Powerful media mogul Rupert Murdoch has urged the US to tackle immigration reform. He claims abolishing quotas on special visas and promoting immigrants to gain citizenship would boost innovation and growth.
Murdoch is also actively in favor of immigration reform in his home country of Australia. He has pressed the issue with the belief that looser border control both there and in the US would help to improve trade relations.
Murdoch published an opinion piece last month on the Wall Street Journal’s website, also owned by Murdoch. In the article he admonished US opponents of such a move as, “being dead wrong about the long-term interests of our country.”
Murdoch, a former immigrant and now American citizen stated: “One of the most immediate ways to revitalize our economy is by passing immigration reform.”
He’s not alone in this thinking. He’s joining a collection of reform advocates who are all too aware some may be avoiding the issue in the run-up to November’s congressional election. Especially after the shocking defeat of House Republican Eric Cantor. Cantor was labeled “too eager” to strike a compromise with the Democrats.
Democrat US President Barack Obama is heavily in favor of the proposed new immigration laws. This would create a way for around 11 million undocumented residents to gain citizenship. It’s a nice thought for some. But a recently-passed bill via the Senate has been stopped in its path by the House of Representatives.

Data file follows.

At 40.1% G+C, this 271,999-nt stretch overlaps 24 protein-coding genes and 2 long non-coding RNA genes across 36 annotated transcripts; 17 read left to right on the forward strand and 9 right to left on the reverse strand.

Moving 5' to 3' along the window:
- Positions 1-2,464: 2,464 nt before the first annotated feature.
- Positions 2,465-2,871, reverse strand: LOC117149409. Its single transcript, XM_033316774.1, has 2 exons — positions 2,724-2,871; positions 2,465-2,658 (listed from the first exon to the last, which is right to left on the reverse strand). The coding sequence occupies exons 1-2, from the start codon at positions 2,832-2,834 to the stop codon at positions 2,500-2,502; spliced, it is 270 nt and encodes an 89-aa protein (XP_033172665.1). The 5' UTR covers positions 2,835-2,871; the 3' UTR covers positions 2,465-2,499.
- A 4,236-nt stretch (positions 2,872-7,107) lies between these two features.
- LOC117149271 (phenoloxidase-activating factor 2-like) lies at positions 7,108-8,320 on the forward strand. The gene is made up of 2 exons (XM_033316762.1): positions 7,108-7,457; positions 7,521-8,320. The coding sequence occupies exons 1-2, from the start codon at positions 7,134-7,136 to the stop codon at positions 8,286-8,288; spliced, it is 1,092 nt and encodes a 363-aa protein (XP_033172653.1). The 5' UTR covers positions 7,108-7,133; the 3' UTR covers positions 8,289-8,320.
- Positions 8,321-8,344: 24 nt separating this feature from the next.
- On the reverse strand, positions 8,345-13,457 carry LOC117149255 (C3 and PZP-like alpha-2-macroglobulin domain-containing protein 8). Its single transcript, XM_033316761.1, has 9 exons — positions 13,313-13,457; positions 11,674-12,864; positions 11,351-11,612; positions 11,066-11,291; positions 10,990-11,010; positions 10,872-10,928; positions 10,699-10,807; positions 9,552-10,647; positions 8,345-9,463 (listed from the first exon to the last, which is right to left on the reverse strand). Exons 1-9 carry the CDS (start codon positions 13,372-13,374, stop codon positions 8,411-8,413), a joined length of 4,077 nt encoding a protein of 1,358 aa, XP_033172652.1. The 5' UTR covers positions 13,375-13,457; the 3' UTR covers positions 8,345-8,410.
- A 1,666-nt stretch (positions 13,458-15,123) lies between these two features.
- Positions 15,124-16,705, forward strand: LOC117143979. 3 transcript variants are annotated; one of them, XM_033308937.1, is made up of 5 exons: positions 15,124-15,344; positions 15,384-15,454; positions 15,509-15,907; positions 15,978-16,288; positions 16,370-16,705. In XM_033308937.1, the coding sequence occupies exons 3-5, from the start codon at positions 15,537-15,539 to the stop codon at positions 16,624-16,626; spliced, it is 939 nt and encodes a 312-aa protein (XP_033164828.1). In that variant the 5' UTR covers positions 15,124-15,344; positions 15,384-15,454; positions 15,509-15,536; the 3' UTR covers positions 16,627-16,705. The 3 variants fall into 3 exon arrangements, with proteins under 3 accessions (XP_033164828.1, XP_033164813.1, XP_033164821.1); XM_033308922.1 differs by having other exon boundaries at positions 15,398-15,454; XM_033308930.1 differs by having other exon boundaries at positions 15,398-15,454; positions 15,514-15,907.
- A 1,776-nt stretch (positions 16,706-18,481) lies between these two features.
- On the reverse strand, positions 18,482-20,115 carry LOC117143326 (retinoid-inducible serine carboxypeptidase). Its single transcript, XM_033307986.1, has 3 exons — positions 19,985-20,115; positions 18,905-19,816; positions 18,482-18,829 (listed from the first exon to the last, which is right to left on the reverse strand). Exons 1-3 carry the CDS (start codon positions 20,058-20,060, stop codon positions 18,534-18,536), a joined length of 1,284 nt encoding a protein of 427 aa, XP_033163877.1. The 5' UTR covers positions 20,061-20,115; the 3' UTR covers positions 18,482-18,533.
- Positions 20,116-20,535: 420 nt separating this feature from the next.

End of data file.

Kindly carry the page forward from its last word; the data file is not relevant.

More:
The clash is obviously halting any progress with the bill. But Murdoch has argued in favor of providing non-criminals currently living in the US with a way to gain citizenship. This would be by removing the need for a H1-B visa for foreign workers who are highly skilled. This would be teamed with strengthening border security.
The mogul gestured to a study conducted by the Partnership for a New American Economy (a group he is a member of) that mainly consists of business executives and mayors. It states over 40 per cent of Fortune 500 companies were founded by either immigrants or children of immigrants. Quite a convincing case, don’t you think?
Murdoch called Obama wise for holding back on taking firmer action over the proposed change, with hopes to resolve it with a more bipartisan solution.
“However, if Congress fails to even try to have this important debate, the president might feel tempted to act via executive order,” Murdoch said.
“I hope it doesn’t get to that point, given the furious political firestorm that would result.”
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